After more than a month in jail, two of Zimbabwe’s most high-profile prisoners were released on bail this week. Both had been refused bail by the same magistrate, and both were finally released on bail on the orders of two different judges on grounds that were remarkably similar.
Journalist Hopewell Chin’ono and Jacob Ngarivhume, leader of the opposition party Transform Zimbabwe, were both held for their alleged role in protest action called for 31 July, with the state claiming they were inciting people to revolt against Zimbabwe’s President Emmerson Mnangagwa and his government.
Conditions in the Chikurubi maximum security prison where they were held were poor. Chin’ono was brought from jail – and appeared in court, wearing leg irons. On another occasion prison officials said they were unable to unlock the manacles on the wrists of Ngarivhume because of a malfunction. Both lost weight during their imprisonment and by the time Chin’ono was released it seemed certain that he was suffering from Covid-19.
The same magistrate who refused to grant the two men bail also ruled that Chin’ono’s legal counsel, human rights lawyer Beatrice Mtetwa, was ‘disqualified’ from acting for him in the matter.
Both men were released by the high court on strict bail conditions. The written version of the judgment delivered in the case of Ngarivhume is not yet available, but it appears to be based on substantially the same issue as the central question in Chin’ono’s judgment.
Judge Tawanda Chitapi said that in his most recent refusal of bail, the magistrate had found that there were no ‘new facts’ not put before him previously.
'Passage of time'
The judge said that the magistrate had been wrong not to consider whether the ‘passage of time’ amounted to ‘changed circumstances’. The ‘passage of time’ had to be considered against the backdrop that the police had undertaken to complete their investigations within three weeks, but had not done so, nor given any explanation of their failure to complete the investigation.
Further, the magistrate had not found it relevant that 31 July, the date on which the ‘intended demonstration’ had been due to take place, had now passed.
The judge said that he disagreed that this was irrelevant. The judge appears to have read Chin’ono’s Twitter timeline, for he comments, ‘I did not find anything from the tweet attributed to [Chin’ono] to show that the demonstrations should continue beyond that date.’
In what might be seen as a comment rather prejudging the criminal case that could yet be brought against the Chin’ono, the judge added, ‘There is no doubt that the tweets were threats to remove ZANU-PF from government’.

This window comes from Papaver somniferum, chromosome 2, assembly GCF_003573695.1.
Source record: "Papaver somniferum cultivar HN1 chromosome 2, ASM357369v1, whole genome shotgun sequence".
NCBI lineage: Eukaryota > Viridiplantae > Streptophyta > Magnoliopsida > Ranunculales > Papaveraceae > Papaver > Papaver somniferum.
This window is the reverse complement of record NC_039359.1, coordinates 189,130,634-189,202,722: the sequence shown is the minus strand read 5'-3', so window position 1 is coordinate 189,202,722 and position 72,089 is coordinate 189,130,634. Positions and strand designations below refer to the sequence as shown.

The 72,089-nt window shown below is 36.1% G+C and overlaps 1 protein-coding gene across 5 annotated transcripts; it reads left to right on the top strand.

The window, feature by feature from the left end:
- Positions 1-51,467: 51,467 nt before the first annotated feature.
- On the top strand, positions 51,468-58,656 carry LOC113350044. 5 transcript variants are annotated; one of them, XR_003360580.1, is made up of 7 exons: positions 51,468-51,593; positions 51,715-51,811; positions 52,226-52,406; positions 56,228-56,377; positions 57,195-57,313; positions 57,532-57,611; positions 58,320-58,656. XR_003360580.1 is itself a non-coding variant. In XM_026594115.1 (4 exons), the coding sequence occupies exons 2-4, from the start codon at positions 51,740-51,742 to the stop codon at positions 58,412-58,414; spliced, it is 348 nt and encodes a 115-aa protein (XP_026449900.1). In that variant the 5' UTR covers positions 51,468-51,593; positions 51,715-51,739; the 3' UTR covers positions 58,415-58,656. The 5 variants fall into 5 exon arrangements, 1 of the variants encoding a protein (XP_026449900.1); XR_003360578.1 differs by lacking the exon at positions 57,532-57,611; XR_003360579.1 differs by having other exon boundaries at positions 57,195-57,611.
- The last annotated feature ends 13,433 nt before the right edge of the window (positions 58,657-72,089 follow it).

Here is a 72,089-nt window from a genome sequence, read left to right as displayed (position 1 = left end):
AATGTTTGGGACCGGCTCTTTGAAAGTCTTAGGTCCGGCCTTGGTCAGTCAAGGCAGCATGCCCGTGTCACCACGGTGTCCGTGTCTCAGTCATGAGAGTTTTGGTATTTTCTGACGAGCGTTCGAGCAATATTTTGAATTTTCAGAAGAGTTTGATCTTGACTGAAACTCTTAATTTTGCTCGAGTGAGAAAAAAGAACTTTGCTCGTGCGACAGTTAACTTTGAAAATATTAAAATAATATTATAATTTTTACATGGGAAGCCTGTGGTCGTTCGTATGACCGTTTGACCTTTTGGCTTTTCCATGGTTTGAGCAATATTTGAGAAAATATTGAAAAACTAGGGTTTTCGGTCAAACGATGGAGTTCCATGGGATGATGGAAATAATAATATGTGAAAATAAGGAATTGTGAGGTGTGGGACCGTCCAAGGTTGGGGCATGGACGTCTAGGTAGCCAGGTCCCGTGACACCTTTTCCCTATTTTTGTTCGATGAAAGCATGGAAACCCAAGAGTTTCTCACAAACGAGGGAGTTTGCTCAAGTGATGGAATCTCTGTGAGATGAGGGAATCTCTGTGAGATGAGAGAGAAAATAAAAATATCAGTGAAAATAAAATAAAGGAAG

He said he agreed with the magistrate’s reasoning that Chin’ono had ‘discounted’ elections as a method of removing government from power, and it was thus ‘reasonable to infer the use of non-constitutional means to remove the government’.
However, there was ‘no reference in the tweets … to indicate that continuity of demonstrations beyond 31 July was advocated for. The 31st July 2020 was D Day so to speak.’
Again, apparently unaware that he could be seen to be taking sides in a highly-fraught situation, the judge said, ‘The government commendably and rightfully addressed the citizenry through media … to go about their business as usual. I have said that the government acted commendably because it acted by dissuading the citizenry from engaging in public violence which is a punishable crime.’
However, the key date had now passed – something that warranted the court’s reconsidering its previous decision. ‘It was all about 31st July and the fact that nothing happened and the day has passed is a new fact.’ He thus found that the magistrate misdirected himself in fact and in law by holding that the passing of 31 July did not amount to new circumstances that impacted on the question of bail.
The judge said that Chin’ono had ‘offered not to use the twitter to incite people or to use it at all’.
‘It is a fact that [he] is on remand on reasonable suspicion that his twitter chats constituted an offence. It would be foolhardy for [him] to apply for bail, be granted bail and go out of prison to do the same thing for which [he] was arrested and incarcerated. He has in proposed bail conditions … undertaken not to engage in the use of the twitter account.
‘It appears to me that although [he] does not consider that he is guilty and has ever right to profess his innocence until found guilty, he must desist from further offending or engaging in similar conduct until the charges he presently faces are disposed of.’
The judge said he could not find there were compelling reasons for the pre-trial detention to continue, but would only order Chin’ono’s released ‘on conditions which are stringent enough to allay fears of [his] absconding or engaging in the same conduct for which he was arrested.’
His bail conditions included payment of 10 000 Zimbabwe dollar, handing over his passport, surrendering the title deed to his property in Harare, continuing to live at his home for the duration of his criminal trial, reporting to the police twice a week. Moreover, he ‘shall not post on his Twitter handle, namely @daddyhope or create any new twitter account for the use to incite the holding of mass demonstrations for whatever purpose until the case against him is finalised.’
In their statement on the release of the two men, Zimbabwe Lawyers for Human Rights said that Judge Siyabona Musithu had disagreed with the magistrate who refused bail to Ngarivhume. The judge said the magistrate erred in refusing to release Ngarivhume as there had been ‘a change in circumstances’ now that 31 July had passed.
This is, essentially, the same grounds as in the decision by Judge Chitapi in the Chin’ono matter.